- By creating internal pages on our website instead of linking each role externally, we drastically decreased our bounce rate (which also contributes to SEO);
- Having a unique page for each role is necessary to be featured on Google Jobs (another strategy we wanted to implement, discussed below).
2. We started updating the job board weekly
We were updating the job board every two weeks before this change. We decided to change to weekly because:
- We are updating the job board manually. Since we were only reviewing it every other week, a significant number of expired roles accumulated during each period;
- During the updating process, we came across certain opportunities with imminent application deadlines, and we wanted to ensure our audience wouldn't miss out on potentially beneficial opportunities;
- We wanted to motivate our audience to visit and apply through our job board every week, emphasising the importance of staying consistent and updated in the job searching process;
- We asked our audience and a higher number of people replied that they would like to get weekly updates.
3. We expanded the job board with more roles and organisations
We went from ~20 new roles every other week to ~17 new roles every week. This allowed us to reach more organic traffic. With more individual role pages ranking on Google (and more ranking keywords), we have a higher potential to be found by new candidates looking for animal advocacy jobs.
4. We got our jobs on Google Jobs by applying structured data markup
We implemented Google’s job posting structured data for job search on our job board. Because of that, we were able to show our jobs on Google Jobs.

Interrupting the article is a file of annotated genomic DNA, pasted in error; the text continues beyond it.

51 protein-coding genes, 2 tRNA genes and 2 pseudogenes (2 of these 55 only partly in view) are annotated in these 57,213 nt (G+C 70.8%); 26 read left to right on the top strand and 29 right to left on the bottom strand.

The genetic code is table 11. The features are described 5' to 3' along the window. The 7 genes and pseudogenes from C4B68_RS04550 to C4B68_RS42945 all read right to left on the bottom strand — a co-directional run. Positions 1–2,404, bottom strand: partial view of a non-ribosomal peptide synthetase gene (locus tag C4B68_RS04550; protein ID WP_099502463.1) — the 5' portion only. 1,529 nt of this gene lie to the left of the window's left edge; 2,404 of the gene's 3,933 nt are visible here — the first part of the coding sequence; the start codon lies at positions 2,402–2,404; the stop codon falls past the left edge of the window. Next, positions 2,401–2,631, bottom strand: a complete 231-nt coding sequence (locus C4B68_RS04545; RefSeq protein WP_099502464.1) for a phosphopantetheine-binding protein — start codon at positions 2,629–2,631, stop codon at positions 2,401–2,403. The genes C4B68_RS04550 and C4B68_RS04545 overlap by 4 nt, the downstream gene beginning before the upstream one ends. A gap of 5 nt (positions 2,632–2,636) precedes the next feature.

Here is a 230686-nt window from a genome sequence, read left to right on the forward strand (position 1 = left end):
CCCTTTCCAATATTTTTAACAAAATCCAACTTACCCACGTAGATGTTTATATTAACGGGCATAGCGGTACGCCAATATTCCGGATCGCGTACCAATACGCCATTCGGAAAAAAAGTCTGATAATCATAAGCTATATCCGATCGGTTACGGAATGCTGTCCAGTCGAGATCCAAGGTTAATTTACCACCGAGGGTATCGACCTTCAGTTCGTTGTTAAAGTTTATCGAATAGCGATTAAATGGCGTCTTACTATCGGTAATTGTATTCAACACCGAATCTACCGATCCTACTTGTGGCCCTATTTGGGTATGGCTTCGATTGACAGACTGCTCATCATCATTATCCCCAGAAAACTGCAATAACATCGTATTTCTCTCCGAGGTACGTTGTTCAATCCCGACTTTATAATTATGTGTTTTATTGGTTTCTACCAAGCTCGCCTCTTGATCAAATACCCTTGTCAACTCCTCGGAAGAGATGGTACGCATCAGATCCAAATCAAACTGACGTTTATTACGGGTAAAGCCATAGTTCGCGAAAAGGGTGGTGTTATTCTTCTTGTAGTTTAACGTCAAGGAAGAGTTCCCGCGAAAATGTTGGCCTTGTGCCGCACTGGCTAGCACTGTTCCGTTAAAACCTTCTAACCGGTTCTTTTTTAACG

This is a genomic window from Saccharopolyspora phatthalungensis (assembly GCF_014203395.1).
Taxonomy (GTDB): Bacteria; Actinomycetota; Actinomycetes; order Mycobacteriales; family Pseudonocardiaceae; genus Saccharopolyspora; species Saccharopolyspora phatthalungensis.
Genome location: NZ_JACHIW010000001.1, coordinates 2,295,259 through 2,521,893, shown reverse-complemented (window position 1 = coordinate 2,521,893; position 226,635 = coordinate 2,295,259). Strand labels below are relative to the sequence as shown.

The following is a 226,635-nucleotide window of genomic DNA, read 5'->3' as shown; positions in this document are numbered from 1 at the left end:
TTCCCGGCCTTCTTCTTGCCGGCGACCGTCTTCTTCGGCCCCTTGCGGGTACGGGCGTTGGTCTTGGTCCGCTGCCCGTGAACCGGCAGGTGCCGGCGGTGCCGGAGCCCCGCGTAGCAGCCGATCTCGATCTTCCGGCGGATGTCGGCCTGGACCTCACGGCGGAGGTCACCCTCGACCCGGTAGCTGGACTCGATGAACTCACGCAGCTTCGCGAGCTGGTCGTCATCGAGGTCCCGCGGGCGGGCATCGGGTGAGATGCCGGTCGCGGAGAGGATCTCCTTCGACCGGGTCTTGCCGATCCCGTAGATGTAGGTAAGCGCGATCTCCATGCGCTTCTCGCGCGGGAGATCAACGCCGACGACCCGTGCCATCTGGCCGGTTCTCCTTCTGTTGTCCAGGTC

5. We created other job board pages
It’s hard to rank for many different keywords on one page. Because of this, many job boards and aggregators have different pages on their websites with specific filters set up.
For example, Indeed.com has implemented a dynamic strategy that enables them to rank for various keywords associated with the term "jobs." (which doesn’t work ideally for all cases, so be careful with this):
In our case, we tested this by creating a new job board page filtered for remote jobs only: https://www.animaladvocacycareers.org/remote-animal-jobs
Results (strategies 1 - 4):
Here’s the organic search performance of our job board on Google for the last 12 months. There has been a significant increase since January.
So far, we had 12,903 impressions and 538 clicks just from having our jobs featured on Google Jobs.
Results (strategy 5):
Here are the results of the new job board page we created only:
Below are the results containing “remote” for our regular job board page before the new page was implemented. Since then, our average position for almost all related keywords containing “remote” has improved, some of them up to 10+ positions higher. The CTR (click-through-rate) in the keyword “remote animal welfare jobs” has also increased from 5% to 9.9%, because our meta-title and meta-description match better the user’s search query.
All job board pages search performance in the last 3 months: